Boy and the World is a marvelously imaginative parable about the quest for connections through encounters with city life, poverty, economic inequality, the trashing of the environment, and manifold injustices. This animated feature by Brazilian writer and director Ale Abreu will appeal to serious kids and adults seeking a cinematic experience that is both edifying and out-of-the-box. There is no screenplay, and the lead character is a little boy who does not speak and repeatedly breaks out into giggles when surprised or mystified. Others speak, but all we hear is gibberish.
When we meet the boy he is growing up in a rural wonderland where he enjoys exploring the natural world of flowers, streams, trees, and big sky. He is saddened when his beloved father leaves for the city in hopes of finding a job. It isn't too long before that the boy decides to go find his dad.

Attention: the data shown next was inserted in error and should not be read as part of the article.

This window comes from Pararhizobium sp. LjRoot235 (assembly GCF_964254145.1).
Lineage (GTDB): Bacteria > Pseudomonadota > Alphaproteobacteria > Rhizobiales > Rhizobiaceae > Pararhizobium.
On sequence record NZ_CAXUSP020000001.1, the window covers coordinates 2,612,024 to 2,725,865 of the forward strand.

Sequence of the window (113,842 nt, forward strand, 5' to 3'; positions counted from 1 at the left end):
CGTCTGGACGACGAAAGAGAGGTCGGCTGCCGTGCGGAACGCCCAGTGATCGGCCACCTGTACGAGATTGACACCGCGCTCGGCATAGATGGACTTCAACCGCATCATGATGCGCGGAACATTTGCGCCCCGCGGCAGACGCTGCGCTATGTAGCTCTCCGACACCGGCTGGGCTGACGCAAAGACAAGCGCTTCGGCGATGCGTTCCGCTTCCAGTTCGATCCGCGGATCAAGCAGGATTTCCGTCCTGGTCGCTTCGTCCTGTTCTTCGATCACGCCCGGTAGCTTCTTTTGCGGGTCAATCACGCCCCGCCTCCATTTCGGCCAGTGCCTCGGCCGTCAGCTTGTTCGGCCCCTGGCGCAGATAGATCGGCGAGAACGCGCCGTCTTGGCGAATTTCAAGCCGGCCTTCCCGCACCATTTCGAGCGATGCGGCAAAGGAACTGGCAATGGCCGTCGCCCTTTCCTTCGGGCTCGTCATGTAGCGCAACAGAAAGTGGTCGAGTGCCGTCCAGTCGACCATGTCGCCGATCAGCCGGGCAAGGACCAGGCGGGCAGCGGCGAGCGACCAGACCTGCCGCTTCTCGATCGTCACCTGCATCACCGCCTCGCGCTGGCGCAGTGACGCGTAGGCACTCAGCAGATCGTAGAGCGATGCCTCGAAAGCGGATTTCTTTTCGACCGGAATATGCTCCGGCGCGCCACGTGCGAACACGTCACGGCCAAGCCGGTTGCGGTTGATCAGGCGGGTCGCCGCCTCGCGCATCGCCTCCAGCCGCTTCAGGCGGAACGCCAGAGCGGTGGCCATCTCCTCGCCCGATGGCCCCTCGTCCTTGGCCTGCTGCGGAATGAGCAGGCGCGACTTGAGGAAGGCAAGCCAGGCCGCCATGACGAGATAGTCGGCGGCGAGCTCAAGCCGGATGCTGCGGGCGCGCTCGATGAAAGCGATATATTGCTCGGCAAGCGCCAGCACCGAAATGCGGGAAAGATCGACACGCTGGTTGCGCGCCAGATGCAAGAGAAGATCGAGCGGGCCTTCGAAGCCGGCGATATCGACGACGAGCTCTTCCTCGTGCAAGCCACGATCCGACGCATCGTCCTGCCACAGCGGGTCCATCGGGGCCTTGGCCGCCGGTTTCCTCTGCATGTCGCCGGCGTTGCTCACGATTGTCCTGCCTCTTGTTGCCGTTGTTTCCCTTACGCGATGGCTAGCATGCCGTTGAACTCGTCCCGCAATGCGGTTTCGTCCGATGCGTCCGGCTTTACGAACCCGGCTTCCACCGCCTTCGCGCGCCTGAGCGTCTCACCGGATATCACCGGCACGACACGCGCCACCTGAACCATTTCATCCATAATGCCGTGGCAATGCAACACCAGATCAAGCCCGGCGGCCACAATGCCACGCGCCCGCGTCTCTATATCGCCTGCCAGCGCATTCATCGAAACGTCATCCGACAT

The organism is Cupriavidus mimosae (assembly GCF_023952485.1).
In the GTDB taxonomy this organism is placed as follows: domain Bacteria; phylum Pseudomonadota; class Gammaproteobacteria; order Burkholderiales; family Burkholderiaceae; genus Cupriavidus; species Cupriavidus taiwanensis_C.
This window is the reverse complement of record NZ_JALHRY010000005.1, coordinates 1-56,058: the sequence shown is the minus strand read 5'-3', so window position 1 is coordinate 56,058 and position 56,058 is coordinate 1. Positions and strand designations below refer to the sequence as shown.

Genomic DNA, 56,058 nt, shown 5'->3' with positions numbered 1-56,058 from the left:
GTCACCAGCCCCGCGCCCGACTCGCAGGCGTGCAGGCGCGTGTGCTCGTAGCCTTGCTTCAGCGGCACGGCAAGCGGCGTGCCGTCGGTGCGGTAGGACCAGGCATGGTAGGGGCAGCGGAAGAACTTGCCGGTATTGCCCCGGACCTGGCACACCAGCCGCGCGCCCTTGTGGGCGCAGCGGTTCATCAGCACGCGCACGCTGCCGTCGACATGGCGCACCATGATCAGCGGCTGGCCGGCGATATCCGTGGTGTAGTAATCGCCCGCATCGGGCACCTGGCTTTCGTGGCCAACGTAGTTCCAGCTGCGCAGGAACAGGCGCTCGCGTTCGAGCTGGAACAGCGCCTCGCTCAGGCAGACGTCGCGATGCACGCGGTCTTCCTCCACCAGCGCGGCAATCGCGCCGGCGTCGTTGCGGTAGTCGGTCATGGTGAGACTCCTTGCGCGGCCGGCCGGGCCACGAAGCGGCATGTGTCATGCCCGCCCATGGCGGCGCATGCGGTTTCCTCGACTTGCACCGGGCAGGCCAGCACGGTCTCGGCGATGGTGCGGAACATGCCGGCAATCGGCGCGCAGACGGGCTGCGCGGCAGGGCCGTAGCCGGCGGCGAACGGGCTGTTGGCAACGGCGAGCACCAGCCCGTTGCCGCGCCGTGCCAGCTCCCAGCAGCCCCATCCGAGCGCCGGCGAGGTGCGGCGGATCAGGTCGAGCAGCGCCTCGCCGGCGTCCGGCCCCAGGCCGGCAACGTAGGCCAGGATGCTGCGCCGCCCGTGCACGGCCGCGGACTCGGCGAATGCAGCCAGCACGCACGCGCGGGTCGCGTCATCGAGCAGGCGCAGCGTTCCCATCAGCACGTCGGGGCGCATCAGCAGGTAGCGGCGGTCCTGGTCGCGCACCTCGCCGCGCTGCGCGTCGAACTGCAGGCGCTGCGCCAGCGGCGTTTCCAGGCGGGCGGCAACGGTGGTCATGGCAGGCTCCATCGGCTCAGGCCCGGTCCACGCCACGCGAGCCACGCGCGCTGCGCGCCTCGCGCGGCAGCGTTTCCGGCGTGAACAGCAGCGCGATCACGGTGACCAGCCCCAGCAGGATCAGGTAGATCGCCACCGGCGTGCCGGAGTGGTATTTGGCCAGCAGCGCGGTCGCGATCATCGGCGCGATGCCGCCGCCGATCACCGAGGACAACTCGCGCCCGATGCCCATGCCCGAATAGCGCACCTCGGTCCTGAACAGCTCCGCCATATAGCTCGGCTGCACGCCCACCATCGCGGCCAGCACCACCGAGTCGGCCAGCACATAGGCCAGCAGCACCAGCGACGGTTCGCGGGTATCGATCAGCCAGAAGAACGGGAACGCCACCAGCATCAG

On this quest, he encounters an agricultural worker's camp; field hands on stilts picking cotton; a factory; a city filled with slums; military rule; the omnipresence of media ads; and a live action montage of environmental disaster and destruction. Thankfully, the boy is the recipient of the kindness of strangers and the companionship of a stray dog. He also is pulled into new adventures through the call of music.
The creative animation of Boy and the World is appealingly simple, colorful, direct, and open-ended. Abreu uses paints, pens, pencils, newspaper and magazine collage to tell his story. One of the best things about this animated feature is that you can see it as the rite of passage of a boy into adulthood or as a parable exploring the childhood of Latin American nations, as Abreu has suggested in several interviews. Either way, it is one of Most Spiritually Literate Films of 2015.